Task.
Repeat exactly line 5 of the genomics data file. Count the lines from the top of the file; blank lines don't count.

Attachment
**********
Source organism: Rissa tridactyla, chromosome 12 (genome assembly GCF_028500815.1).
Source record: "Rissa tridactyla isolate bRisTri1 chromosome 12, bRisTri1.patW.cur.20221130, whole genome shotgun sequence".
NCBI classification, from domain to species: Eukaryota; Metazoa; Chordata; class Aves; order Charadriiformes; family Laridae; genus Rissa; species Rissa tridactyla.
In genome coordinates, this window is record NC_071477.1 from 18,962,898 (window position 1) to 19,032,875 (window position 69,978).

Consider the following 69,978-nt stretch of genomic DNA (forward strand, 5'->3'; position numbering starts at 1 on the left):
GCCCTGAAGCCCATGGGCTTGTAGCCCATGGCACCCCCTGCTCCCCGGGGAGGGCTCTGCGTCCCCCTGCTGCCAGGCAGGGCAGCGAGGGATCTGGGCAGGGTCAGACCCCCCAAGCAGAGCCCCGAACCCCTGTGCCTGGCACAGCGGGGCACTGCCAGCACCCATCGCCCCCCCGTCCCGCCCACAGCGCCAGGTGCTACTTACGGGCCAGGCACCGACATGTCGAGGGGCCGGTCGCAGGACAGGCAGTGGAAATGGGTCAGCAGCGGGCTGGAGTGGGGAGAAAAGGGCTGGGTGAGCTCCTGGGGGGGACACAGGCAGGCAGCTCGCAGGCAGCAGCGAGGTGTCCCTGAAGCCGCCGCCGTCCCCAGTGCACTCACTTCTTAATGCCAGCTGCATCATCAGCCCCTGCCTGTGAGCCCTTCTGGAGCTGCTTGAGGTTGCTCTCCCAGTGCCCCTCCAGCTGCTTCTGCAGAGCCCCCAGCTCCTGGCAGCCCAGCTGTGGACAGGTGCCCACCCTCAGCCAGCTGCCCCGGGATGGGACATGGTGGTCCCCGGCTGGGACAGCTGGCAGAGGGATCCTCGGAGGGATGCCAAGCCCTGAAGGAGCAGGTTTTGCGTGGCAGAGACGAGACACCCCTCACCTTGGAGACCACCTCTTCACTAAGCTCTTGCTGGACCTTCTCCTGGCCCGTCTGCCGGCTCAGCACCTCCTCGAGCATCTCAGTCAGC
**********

Consider the following 69,978-nt stretch of genomic DNA (forward strand, 5'->3'; position numbering starts at 1 on the left):